Worldwide Survey of Fitness: Where the Fitness Industry is Headed

The fitness and wellness landscape is radically changing before our eyes. If fitness was once considered as a simple means to stay fit, lose weight and gain some muscles, nowadays this is clearly no longer the case. New technologies are sprawling, old-fashioned training techniques are getting revamped or updated with a completely different spin, and target audiences who once would not even dare say the word “fitness” have now become strong advocates for change.

With such a revolution taking place, it’s only natural to be interested in what the future of this industry has in store for us. Will the trends that we have witnessed in 2018 phase out as temporary fads, or will they become a staple of the fitness industry for years to come?

The answer to this question is not trivial, as understanding the magnitude of these new trends could lead to more sustainable revenues for health clubs, more impactful investments for community and corporate programmes and higher member retention and revenues for fitness clubs. Likewise, it gives the fitness industry a glimpse into the minds of its consumers, helping companies to reroute or confirm the business strategies they have set for the future.

In response to these needs, the 13th Worldwide Survey of Fitness Trends for 2019, conducted by the American College of Sports Medicine (ACSM), highlights 20 of the most relevant fitness trends in the commercial, clinical, community and corporate sectors for the year to come. The survey, whose first edition dates back to 2006, has been compiled with information from more than 2000 respondents worldwide and has produced interesting results on a trend-by-trend basis, evidencing the decline of traditional fitness practices with respect to the new needs of the audience.

Furthermore, it has revealed the presence of four macro categories on the rise, with at least one trend per category occupying the first five positions on the ranking. The four macro categories are:

Wearables and Fitness Technology

Wearable technologies consist of fitness trackers, smart watches, HR monitors and GPS trackers. They appeared as a major trend on the Worldwide Survey in 2016, when they scored the first position. These trackers are extremely useful in their ability to track and store biometrics, prompting people to work on their results and improve them over time.

Wearables will become more common and powerful to facilitate positive behaviour change. Blaine Wilson, MS, senior director of Wellcoaches Corporation, Texas.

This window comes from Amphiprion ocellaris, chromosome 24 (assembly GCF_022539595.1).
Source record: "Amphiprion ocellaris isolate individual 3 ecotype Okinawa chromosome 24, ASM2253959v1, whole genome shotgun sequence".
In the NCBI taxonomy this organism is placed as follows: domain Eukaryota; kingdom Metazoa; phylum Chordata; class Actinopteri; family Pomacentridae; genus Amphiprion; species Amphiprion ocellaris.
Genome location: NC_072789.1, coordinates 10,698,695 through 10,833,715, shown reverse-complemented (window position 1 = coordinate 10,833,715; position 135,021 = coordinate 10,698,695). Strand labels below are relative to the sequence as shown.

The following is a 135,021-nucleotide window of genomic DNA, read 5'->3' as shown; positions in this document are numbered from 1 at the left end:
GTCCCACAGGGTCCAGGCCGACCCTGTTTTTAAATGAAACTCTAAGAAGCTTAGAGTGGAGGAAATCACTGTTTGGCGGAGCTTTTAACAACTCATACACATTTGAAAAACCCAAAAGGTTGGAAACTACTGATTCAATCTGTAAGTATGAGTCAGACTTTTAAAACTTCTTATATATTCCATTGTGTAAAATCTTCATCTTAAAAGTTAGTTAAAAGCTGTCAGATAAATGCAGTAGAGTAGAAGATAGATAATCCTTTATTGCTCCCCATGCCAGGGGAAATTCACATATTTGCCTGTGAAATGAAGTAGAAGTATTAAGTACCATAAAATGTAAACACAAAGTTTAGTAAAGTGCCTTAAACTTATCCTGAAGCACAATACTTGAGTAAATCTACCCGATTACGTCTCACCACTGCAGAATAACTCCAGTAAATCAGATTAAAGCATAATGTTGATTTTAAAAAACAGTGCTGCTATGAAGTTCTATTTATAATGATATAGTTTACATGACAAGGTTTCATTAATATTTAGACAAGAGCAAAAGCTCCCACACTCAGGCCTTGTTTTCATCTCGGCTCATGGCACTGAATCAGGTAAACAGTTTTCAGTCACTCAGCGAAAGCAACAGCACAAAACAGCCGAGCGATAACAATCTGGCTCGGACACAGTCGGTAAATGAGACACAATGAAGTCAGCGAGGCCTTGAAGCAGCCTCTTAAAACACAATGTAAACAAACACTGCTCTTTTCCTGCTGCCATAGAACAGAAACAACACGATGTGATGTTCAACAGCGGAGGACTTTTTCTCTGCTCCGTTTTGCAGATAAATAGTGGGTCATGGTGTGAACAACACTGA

Furthermore, cross connection among devices and online capabilities spice up workouts with increased competition and engagement. Challenges, built-in games, connection with applications and increasing artificial intelligence features are creating a whole new digital environment that encourages users to give their best, improving their physical condition in the process.
Apps also deserve a special mention. Gaining 15 positions from the last survey, fitness apps nowadays are featuring audio and video prompts to help users in their exercise, giving them total independence during their workout sessions. Some of these apps, like Technogym’s mywellness app, can connect to a multitude of wearable devices and other apps, enabling the user multiple training experiences.

Lastly, this trend in the survey shows that technology is extremely popular on well-tested devices, while it still needs to catch on in more innovative fields – such as, virtual reality training.

Group Training Sessions

Group classes have many benefits and people clearly know it. First and foremost, people attending these classes are continually motivated, taught and led by their instructors. This sort of experience works miracles for group class users, who are motivated to perform in an engaging environment.

In group training sessions, the positive benefits of competition can be used, and this can stimulate exercisers to perform and engage. Florentina Hettinga, PhD, SFHEA, FECSS, FACSM, , head of the Sport Performance and Fatigue Research Unit, University of Essex, UK.